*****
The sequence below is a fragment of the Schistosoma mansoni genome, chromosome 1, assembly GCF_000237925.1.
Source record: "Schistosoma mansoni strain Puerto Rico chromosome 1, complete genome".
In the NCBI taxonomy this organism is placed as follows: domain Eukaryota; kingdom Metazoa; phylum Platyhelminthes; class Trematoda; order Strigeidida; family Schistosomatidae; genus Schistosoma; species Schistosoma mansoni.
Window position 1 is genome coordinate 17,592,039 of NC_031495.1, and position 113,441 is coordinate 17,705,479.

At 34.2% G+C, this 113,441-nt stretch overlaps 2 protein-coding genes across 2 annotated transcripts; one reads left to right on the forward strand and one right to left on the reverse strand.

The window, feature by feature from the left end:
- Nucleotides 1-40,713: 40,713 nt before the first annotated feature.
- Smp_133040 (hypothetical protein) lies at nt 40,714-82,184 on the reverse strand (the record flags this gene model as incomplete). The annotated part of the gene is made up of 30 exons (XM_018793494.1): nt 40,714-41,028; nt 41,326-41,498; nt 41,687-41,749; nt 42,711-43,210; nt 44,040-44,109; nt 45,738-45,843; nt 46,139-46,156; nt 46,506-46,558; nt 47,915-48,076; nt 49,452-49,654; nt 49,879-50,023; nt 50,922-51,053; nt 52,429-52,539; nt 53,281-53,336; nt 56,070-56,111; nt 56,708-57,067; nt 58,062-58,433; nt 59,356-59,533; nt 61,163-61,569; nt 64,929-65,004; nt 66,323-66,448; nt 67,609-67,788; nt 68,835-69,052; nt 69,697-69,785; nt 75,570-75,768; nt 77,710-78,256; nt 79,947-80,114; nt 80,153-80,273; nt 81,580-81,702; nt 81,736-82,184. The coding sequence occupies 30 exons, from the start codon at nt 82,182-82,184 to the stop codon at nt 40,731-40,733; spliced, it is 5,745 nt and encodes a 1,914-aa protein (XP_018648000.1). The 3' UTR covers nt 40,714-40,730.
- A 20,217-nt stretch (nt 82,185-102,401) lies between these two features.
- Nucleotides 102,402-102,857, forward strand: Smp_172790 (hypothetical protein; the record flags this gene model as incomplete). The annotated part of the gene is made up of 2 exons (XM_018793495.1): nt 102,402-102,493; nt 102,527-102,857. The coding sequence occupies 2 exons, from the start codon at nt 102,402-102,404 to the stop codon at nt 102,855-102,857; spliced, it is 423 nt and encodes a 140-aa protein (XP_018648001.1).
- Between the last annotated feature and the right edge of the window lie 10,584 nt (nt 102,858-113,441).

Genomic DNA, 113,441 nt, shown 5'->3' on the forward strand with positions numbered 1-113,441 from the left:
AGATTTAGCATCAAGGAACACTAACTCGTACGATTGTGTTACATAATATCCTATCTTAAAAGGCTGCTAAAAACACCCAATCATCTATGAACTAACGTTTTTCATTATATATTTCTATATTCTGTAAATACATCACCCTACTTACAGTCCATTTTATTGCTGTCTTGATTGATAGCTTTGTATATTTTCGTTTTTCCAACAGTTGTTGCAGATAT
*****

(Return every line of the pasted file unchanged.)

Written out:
The sequence below is a fragment of the Schistosoma mansoni genome, chromosome 1, assembly GCF_000237925.1.
Source record: "Schistosoma mansoni strain Puerto Rico chromosome 1, complete genome".
In the NCBI taxonomy this organism is placed as follows: domain Eukaryota; kingdom Metazoa; phylum Platyhelminthes; class Trematoda; order Strigeidida; family Schistosomatidae; genus Schistosoma; species Schistosoma mansoni.
Window position 1 is genome coordinate 17,592,039 of NC_031495.1, and position 113,441 is coordinate 17,705,479.

At 34.2% G+C, this 113,441-nt stretch overlaps 2 protein-coding genes across 2 annotated transcripts; one reads left to right on the forward strand and one right to left on the reverse strand.

The window, feature by feature from the left end:
- Nucleotides 1-40,713: 40,713 nt before the first annotated feature.
- Smp_133040 (hypothetical protein) lies at nt 40,714-82,184 on the reverse strand (the record flags this gene model as incomplete). The annotated part of the gene is made up of 30 exons (XM_018793494.1): nt 40,714-41,028; nt 41,326-41,498; nt 41,687-41,749; nt 42,711-43,210; nt 44,040-44,109; nt 45,738-45,843; nt 46,139-46,156; nt 46,506-46,558; nt 47,915-48,076; nt 49,452-49,654; nt 49,879-50,023; nt 50,922-51,053; nt 52,429-52,539; nt 53,281-53,336; nt 56,070-56,111; nt 56,708-57,067; nt 58,062-58,433; nt 59,356-59,533; nt 61,163-61,569; nt 64,929-65,004; nt 66,323-66,448; nt 67,609-67,788; nt 68,835-69,052; nt 69,697-69,785; nt 75,570-75,768; nt 77,710-78,256; nt 79,947-80,114; nt 80,153-80,273; nt 81,580-81,702; nt 81,736-82,184. The coding sequence occupies 30 exons, from the start codon at nt 82,182-82,184 to the stop codon at nt 40,731-40,733; spliced, it is 5,745 nt and encodes a 1,914-aa protein (XP_018648000.1). The 3' UTR covers nt 40,714-40,730.
- A 20,217-nt stretch (nt 82,185-102,401) lies between these two features.
- Nucleotides 102,402-102,857, forward strand: Smp_172790 (hypothetical protein; the record flags this gene model as incomplete). The annotated part of the gene is made up of 2 exons (XM_018793495.1): nt 102,402-102,493; nt 102,527-102,857. The coding sequence occupies 2 exons, from the start codon at nt 102,402-102,404 to the stop codon at nt 102,855-102,857; spliced, it is 423 nt and encodes a 140-aa protein (XP_018648001.1).
- Between the last annotated feature and the right edge of the window lie 10,584 nt (nt 102,858-113,441).

Genomic DNA, 113,441 nt, shown 5'->3' on the forward strand with positions numbered 1-113,441 from the left:
AGATTTAGCATCAAGGAACACTAACTCGTACGATTGTGTTACATAATATCCTATCTTAAAAGGCTGCTAAAAACACCCAATCATCTATGAACTAACGTTTTTCATTATATATTTCTATATTCTGTAAATACATCACCCTACTTACAGTCCATTTTATTGCTGTCTTGATTGATAGCTTTGTATATTTTCGTTTTTCCAACAGTTGTTGCAGATAT